Right now, we are in a period with water and political possibility. If we listen to life in the wetland, we can see these are the times to recover, re-establish and grow.
River Red Gums can tolerate around nine years without a good flood. When water finally flows over riverbanks and across the floodplain, these incredible trees can regenerate rapidly.
This is how arid and semi-arid wetlands in the Murray-Darling Basin survive. Some plants are remarkably drought-tolerant. Others, like the River Red Gum, have learned to recover quickly when wet conditions return.
This resilience is magnificent. It is also conditional.
Wetlands that have adapted to periodic extremes of drought depend on an otherwise-normal cycle of flooding. For River Red Gums, this means flooding around every three years. But with longer, more frequent periods without water, the trees struggle to bounce back.
In recent decades, these natural flooding flows have become far less common. It’s a result of too much water being taken for irrigation, a drier climate, and the ‘regulation’ of the river with dams and weirs. On the mid-Murray, smaller floods that used to happen every 1.5 years now happen every 4. Larger floods that traversed the floodplain every 2.4 years now come every 12.5. These aren’t conditions that confer resilience.
Whether we’re looking at the resilience of wetlands, communities or government institutions, we can ask the same question: What happens when the period of recovery takes longer than the period of relief?
In water politics, we are entering one of those periods of relief now. The federal Labor government, elected in May, has committed to reviving the Basin Plan after nine years of the Coalition’s negligence.
It’s fortunate that the keystones of Australian water governance – the Water Act, the Basin Plan and the Murray-Darling Basin Authority (MDBA) – survived this period. But they are far from resilient.
Our previous government amended the Water Act, making it impossible to deliver the Basin Plan and return enough water to the river. They undermined the MDBA, publicly discrediting the organisation and placing a former petroleum lobbyist at its helm. They created an Inspector-General of Water Compliance and handed the role to a former NSW Nationals leader.
All the while, Coalition politicians stoked debate, division and confusion around the fundamental task of the Basin Plan: returning enough water to our rivers.
The new federal Water Minister Tanya Plibersek came to the portfolio after this extended drought of water leadership. She brought a strong plan for the Murray-Darling. It pledges to return long-awaited water to the river. To increase compliance, market integrity, climate research and First Nations’ ownership of water.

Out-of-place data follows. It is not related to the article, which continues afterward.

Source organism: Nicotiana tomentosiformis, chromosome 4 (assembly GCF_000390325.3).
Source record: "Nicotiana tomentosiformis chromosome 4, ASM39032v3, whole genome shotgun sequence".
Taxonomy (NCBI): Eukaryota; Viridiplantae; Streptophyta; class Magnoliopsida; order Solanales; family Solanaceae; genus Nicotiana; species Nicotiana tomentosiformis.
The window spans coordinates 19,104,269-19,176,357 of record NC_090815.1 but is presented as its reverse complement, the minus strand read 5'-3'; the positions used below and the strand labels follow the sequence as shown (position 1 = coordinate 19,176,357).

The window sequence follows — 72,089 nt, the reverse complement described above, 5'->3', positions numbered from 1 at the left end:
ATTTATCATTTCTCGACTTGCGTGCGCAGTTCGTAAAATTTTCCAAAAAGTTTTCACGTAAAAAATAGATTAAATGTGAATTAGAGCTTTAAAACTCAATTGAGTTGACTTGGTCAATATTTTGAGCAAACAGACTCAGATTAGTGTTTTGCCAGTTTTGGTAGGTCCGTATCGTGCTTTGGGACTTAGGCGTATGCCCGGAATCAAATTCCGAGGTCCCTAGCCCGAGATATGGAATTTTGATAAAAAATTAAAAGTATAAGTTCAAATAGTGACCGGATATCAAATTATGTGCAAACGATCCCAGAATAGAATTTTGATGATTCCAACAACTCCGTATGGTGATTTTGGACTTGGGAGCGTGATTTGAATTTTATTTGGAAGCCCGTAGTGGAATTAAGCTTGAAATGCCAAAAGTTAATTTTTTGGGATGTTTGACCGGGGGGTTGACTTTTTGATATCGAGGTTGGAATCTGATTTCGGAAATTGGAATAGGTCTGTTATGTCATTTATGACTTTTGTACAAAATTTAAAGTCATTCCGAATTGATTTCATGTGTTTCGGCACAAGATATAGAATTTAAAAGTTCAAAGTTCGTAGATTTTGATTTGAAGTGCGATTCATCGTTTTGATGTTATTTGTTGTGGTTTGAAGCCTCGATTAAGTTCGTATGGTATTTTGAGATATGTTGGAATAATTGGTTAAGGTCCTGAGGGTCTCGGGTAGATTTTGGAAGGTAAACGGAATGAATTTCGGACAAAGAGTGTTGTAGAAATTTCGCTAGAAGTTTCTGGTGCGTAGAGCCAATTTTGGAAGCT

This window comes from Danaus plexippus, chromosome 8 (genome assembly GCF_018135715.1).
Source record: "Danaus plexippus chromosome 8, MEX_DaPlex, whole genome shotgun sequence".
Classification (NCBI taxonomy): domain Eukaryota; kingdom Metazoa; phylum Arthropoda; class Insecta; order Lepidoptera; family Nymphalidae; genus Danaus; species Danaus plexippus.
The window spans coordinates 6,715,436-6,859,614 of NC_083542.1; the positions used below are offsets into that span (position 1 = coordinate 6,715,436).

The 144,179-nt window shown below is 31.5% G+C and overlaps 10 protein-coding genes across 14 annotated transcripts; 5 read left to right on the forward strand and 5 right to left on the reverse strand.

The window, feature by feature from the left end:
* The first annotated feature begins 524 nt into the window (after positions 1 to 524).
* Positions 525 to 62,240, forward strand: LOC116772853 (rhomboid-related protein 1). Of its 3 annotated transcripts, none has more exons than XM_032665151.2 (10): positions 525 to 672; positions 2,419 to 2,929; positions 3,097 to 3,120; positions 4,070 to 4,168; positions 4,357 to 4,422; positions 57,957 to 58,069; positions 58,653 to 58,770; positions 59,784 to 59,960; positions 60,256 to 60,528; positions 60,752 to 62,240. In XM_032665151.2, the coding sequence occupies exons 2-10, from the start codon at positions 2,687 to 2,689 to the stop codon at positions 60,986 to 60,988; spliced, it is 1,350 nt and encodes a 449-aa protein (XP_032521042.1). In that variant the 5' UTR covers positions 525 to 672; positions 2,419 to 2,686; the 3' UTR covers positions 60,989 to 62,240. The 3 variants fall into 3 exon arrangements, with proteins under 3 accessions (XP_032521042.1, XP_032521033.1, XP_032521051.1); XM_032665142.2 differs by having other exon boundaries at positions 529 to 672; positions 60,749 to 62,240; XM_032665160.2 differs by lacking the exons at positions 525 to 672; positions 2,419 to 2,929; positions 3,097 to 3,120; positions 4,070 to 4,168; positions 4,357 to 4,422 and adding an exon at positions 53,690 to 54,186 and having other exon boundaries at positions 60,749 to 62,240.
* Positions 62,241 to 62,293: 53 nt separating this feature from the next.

After years of neglect, this leadership could finally get the Basin Plan back on track. This is a moment of possibility, where we can make immediate gains. But isolated reforms are not enough – unless we win them in a way that builds strength for the long-haul. This speaks to the resilience we need for our communities and government institutions. And the resilience we need for the river, particularly as our climate gets hotter and drier.
Right now, there are two very different ideas of what this looks like in Victoria. The first is a greenwashing exercise from the Victorian government called the Victorian Murray Floodplain Restoration Project (VMFRP).
These projects plan to re-engineer wetlands to survive with less water, by cutting off portions of the floodplain from the river. Occasionally, pumps and channels will siphon water from the river to keep some River Red Gums on life support, while sacrificing other parts of the floodplain entirely.
Perversely, the projects also come with an offset. “Water savings” from the project would justify withholding water from the rest of the river system – a total 605 billion litres. This water would instead stay in the accounts of big corporate irrigators.
These projects ask us to resign to a disastrous future: a dying river, with a few isolated museum pieces of preserved wetlands. All so a few big irrigators can make more money.
The second alternative is for a living river, where water is free to flow and flood. This is what makes life in the river possible.
Floods allow native fish to travel to floodplain wetlands. It is where Golden Perch and Silver Perch prefer to live and where Murray Cod go to breed. Waterbirds also look for floods, with Little Pied Cormorants, Great Egrets and White-Necked Herons nesting and breeding in flooded River Red Gums. When floodwaters recede back to the river, they bring nutrients and carbon to support all river life.
Getting water into these ecosystems requires floods where some water needs to pass over private property. But dams, low-lying bridges and rules against letting water over private land are stopping this from happening. Only 2% of the floodplain is receiving the water that’s been set aside for it. While we have the mechanisms and funds to find a solution, we’re waiting on political will.
These two pathways – wetland engineering or natural flows – present a simple choice. The first is to look at the disaster to come, resigning ourselves to the promise of calamity. The second is to look honestly at the disaster that is already here. To recognise the dying Black Box, drying wetlands and missing waterbirds – and to attend to them.
In dry times, life has been waiting quietly in wetlands. Through bulbs, rhizomes and tubers. Patient and resilient.
Right now, we are in a period with water and political possibility. With recent rain, storages are brimming across the Basin and Victoria’s largest dam will spill any day. These are the times to recover, re-establish and grow.
Life along the river should come flooding back. But unless we seize the opportunity to do more, only some of it will.